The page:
My fiancée is one of those people who can’t wait to pay for water! Every time we go out, he has to purchase some designer brand of H20. I’m a tap water person, so this drives me nuts! I keep telling him that bottled water is not as safe as tap water. Nobody believes me!
Bottled Water Safety
According to Nestles, a leading manufacturer of bottle water, more than 75% of what people drink comes from a can or bottle. Most people admit they would drink more sweetened beverages if bottled water were not available; which in the past has increased America’s caloric intake by 50 %.
With the obesity rate in children rising 370%, bottled water seems like a logical alternative for kids who might otherwise reach for sodas or other sugary drinks.
But is it safe?
What about the plastic used to make the bottles? Is there a danger from that?
Plastic bottles are safe when stored properly (out of sunlight), in room temperature and when consumed by their “use by” date, on the label.
A chemical called bisphenol has created concern among some. I wondered if this was used in making plastic water bottles.
I learned that it is used to make those 3-5 gallon water bottles we get our water from in doctor’s offices, at work, and in any number of public places. But, it is not used to make plastic single serving bottles. The FDA has forbidden using this chemical for single serving water bottles.
But none of this was my deepest concern in arguing this subject with my fiancée. I always worried about the bacteria in the water.
Long before modern studies had established the germ theory of disease, or any advanced understanding of the nature of water as a vehicle for transmitting disease, traditional beliefs had cautioned against the consumption of water, rather favoring processed beverages such as beer, wine and tea. For example, in the camel caravans that crossed Central Asia along the Silk Road, the explorer Owen Lattimore noted, “The reason we drank so much tea was because of the bad water. Water alone, unboiled, is never drunk. There is a superstition that it causes blisters on the feet.”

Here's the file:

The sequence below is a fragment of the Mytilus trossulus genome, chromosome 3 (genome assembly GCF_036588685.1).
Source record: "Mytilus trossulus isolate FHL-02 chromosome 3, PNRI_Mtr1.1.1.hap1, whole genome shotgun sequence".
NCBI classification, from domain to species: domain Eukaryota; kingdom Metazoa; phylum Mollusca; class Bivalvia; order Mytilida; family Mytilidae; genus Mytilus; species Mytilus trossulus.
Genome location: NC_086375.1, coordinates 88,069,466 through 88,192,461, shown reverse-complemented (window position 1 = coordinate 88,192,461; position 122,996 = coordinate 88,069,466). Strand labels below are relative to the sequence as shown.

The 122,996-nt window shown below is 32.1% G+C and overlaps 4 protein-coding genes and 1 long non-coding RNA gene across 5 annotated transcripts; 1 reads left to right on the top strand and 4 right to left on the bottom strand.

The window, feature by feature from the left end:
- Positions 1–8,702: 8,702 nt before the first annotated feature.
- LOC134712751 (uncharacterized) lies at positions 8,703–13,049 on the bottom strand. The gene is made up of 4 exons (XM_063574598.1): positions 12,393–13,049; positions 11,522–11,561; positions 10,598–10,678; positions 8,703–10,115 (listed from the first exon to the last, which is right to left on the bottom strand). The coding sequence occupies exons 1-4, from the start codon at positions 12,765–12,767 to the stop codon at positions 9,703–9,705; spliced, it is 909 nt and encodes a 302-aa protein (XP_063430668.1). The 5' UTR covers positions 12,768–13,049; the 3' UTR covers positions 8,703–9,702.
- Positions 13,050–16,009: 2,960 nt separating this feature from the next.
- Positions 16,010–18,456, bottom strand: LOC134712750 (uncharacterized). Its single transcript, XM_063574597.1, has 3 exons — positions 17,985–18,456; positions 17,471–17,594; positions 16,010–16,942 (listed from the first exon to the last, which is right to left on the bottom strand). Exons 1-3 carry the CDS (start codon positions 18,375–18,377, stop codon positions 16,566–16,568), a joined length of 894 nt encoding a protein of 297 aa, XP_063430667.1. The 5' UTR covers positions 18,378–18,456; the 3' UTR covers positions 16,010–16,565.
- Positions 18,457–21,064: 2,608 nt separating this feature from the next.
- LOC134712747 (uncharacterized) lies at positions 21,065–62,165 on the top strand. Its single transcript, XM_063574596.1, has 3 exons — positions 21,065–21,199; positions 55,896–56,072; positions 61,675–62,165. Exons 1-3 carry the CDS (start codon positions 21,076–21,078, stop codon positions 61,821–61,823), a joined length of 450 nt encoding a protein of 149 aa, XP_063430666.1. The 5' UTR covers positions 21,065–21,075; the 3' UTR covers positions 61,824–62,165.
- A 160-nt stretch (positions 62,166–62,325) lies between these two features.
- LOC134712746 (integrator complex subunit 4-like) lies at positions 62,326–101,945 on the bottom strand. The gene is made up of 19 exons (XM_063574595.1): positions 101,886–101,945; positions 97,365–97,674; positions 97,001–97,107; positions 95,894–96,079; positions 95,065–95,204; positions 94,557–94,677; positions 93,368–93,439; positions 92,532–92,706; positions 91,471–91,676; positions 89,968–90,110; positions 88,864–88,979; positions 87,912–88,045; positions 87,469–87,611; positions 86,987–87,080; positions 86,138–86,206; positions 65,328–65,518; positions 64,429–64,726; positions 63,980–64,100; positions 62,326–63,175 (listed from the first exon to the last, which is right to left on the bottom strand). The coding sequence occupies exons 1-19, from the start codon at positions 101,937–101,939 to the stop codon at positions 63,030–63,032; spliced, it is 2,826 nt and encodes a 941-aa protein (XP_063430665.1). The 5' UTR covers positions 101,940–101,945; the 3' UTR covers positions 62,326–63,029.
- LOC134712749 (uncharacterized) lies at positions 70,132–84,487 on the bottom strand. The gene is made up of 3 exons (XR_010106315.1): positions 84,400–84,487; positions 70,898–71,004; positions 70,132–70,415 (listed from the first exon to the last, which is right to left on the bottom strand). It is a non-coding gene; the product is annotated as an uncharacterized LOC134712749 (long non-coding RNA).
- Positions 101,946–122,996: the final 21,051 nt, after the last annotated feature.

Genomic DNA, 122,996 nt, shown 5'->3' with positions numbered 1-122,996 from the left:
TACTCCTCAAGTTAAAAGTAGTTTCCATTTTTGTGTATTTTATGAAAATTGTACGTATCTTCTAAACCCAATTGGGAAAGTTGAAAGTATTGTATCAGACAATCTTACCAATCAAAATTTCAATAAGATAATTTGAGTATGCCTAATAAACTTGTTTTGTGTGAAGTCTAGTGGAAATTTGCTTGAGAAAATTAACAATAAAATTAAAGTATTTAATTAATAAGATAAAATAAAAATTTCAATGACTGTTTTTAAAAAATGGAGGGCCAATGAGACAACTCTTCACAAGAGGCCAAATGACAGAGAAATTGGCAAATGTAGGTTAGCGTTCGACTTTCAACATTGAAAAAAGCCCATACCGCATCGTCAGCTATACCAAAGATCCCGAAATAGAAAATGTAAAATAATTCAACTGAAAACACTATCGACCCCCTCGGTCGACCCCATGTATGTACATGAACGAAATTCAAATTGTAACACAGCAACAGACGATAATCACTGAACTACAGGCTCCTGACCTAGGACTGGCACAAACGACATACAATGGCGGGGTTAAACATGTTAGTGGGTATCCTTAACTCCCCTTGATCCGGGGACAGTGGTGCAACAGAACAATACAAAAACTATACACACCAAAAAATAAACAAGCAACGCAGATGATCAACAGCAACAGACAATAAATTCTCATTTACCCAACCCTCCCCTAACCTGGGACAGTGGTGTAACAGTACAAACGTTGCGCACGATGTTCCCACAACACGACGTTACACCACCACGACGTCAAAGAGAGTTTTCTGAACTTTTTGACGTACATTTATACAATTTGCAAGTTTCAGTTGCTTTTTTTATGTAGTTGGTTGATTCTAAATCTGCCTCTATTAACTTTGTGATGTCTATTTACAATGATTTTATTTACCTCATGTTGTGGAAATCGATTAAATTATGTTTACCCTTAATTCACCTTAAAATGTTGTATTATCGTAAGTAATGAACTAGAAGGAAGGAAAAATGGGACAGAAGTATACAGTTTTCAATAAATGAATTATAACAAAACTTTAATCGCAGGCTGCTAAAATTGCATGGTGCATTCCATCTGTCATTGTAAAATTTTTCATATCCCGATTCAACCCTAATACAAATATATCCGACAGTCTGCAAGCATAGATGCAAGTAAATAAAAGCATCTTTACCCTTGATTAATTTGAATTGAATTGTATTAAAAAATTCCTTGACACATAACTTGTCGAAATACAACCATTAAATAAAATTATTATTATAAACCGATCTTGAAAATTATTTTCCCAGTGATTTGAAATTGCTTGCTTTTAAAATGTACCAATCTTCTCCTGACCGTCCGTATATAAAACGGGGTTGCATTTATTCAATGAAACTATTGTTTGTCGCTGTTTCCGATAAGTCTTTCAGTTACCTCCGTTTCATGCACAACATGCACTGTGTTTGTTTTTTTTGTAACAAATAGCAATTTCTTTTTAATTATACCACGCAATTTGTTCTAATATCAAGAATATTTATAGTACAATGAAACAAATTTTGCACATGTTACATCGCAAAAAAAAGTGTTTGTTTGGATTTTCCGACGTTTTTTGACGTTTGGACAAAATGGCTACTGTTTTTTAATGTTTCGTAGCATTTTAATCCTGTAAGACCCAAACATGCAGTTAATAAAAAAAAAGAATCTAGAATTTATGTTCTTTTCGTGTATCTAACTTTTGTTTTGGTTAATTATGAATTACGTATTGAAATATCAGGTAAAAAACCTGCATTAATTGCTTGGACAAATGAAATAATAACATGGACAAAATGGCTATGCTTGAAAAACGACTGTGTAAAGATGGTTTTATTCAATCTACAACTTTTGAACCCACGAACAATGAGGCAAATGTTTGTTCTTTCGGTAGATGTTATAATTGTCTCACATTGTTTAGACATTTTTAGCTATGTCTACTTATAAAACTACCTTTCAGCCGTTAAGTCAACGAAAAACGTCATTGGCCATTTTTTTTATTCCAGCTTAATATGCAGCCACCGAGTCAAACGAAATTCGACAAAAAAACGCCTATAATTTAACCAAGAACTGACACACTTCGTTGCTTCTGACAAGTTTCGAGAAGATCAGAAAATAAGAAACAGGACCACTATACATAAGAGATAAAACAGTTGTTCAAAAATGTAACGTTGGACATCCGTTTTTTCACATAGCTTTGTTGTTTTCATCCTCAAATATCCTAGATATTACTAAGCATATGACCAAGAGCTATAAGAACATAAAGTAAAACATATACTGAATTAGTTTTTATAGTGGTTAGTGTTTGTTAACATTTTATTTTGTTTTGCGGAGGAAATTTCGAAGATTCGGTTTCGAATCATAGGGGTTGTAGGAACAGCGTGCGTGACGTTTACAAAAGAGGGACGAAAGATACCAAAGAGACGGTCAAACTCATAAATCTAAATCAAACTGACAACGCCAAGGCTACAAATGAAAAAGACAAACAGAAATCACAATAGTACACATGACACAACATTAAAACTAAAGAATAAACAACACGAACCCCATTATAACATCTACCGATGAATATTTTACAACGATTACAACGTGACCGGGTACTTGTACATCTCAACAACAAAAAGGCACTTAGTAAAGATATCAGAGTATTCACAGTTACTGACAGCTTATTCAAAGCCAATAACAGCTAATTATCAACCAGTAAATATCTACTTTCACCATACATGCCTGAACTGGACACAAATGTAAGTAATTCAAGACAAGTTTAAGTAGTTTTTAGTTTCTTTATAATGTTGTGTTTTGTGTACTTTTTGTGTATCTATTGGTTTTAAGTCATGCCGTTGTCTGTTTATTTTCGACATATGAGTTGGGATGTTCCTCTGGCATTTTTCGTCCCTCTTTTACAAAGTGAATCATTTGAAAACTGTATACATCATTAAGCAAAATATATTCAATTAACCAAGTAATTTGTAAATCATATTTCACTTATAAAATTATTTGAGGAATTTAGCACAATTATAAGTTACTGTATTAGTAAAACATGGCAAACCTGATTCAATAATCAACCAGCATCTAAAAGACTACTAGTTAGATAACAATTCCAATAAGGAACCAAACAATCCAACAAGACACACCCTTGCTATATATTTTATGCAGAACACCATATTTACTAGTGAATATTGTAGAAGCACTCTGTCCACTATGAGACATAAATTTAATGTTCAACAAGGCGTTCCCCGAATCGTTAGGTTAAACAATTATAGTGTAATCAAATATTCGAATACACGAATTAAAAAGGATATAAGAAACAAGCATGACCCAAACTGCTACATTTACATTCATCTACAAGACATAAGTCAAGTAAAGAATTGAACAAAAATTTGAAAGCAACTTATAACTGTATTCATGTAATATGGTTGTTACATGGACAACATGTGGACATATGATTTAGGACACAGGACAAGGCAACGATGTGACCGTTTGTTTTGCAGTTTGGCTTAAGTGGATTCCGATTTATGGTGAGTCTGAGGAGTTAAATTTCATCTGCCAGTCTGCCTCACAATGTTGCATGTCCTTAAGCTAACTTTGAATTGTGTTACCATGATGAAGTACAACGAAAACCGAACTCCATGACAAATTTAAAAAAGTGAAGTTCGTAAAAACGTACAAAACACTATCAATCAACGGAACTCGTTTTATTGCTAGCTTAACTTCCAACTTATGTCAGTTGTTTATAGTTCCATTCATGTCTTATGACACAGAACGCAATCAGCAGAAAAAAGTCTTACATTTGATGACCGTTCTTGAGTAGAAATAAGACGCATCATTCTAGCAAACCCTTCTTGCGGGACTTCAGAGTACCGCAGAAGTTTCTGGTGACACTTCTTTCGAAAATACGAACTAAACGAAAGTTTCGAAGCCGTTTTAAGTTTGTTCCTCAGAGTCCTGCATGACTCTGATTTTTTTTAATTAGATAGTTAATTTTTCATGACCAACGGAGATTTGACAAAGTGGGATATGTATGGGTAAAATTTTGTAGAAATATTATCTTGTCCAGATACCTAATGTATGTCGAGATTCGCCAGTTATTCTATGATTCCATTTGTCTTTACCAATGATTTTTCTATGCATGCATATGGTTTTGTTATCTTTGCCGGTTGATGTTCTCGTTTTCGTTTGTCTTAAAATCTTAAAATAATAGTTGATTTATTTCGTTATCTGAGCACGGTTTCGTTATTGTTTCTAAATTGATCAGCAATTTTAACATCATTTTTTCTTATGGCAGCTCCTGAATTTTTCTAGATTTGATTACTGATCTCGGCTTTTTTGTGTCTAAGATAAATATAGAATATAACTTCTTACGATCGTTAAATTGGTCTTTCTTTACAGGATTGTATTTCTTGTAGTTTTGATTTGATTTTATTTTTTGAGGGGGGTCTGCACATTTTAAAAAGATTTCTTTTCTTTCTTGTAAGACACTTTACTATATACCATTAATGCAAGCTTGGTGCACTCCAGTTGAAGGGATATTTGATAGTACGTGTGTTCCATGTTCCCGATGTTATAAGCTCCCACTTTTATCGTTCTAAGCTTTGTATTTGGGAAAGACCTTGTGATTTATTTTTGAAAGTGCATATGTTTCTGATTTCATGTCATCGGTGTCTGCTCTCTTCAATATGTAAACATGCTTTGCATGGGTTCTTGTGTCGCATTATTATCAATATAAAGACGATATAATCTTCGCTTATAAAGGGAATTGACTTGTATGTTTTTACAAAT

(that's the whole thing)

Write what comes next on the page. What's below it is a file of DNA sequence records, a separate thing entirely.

(Source: Wikipedia – Waterborne diseases)
Everyone always told me that bottled water had less bacteria than tap water; so I began to wonder. I had heard something different from people in the know many years before. So, I asked myself some logical questions.
How could a container, holding a substance like a Petri dish, be safer? Especially, when I often saw it stored near sunlight in small markets, events, and other public places.
I had my suspicions it wasn’t, mostly from working for a company a who had created a laser that measured real-time analysis of the amount of bacteria in water.
They measured bacteria in: river water, bottled water, tap water and every water product you could imagine. (I wrote the marketing literature for this company, so I had a basic understanding of bacteria and H20 and a whole array of things that would put the average person to sleep.)
So, I looked it up here, in the American Water Works Association (AWWA), the nation’s leading source on all things water and the Water Library:
In case you weren’t aware, the AWWA Standards are guidelines for all facets of the drinking water community.
According to the professionals, bottled water is not safer than tap water. Why?
In Peter Gleik’s book, Bottled and Sold: The Story Behind Our Obsession with Bottled Water, he insists the world’s attitude toward safe, piped drinking water is unreal and that tap water actually is better for us. He explains that tap water is purified by a natural hydrologic cycle. He says:
Although tap water is safe almost everywhere in the United States, someone buys a bottle of water every second of every day — and the millions of plastic bottles discarded daily end up in landfills, waterways, even the ocean.
Gleick, recipient of a MacArthur fellowship and president of the Pacific Institute for Studies in Development, Environment, and Security, proposes that bottled water companies be forced to include the true environmental costs of the production and disposal of plastic bottles in the price of bottled water. Bottled water would then be an expensive option that most people will avoid.
Public access to drinking water would be easy, and selling bottled water… difficult, he writes, and government regulatory agencies should protect water from contamination and the public from misleading marketing and blatant hucksterism.
(Source: Bookshelf: Bottled water)
Consumer Confidence Reports (CCRs)
I also considered various Consumer Confidence Reports, which verified my suspicions for why people preferred bottled water. Many of our beliefs about water are studied in consumer confidence reports. There are a lot of reasons consumers distrust tap water and some of them are listed in these reports:
The risk perception of literature suggests CCRs may not be effective in communicating risk about the drinking water supply because of such factors as:
- public awareness of water contamination incidents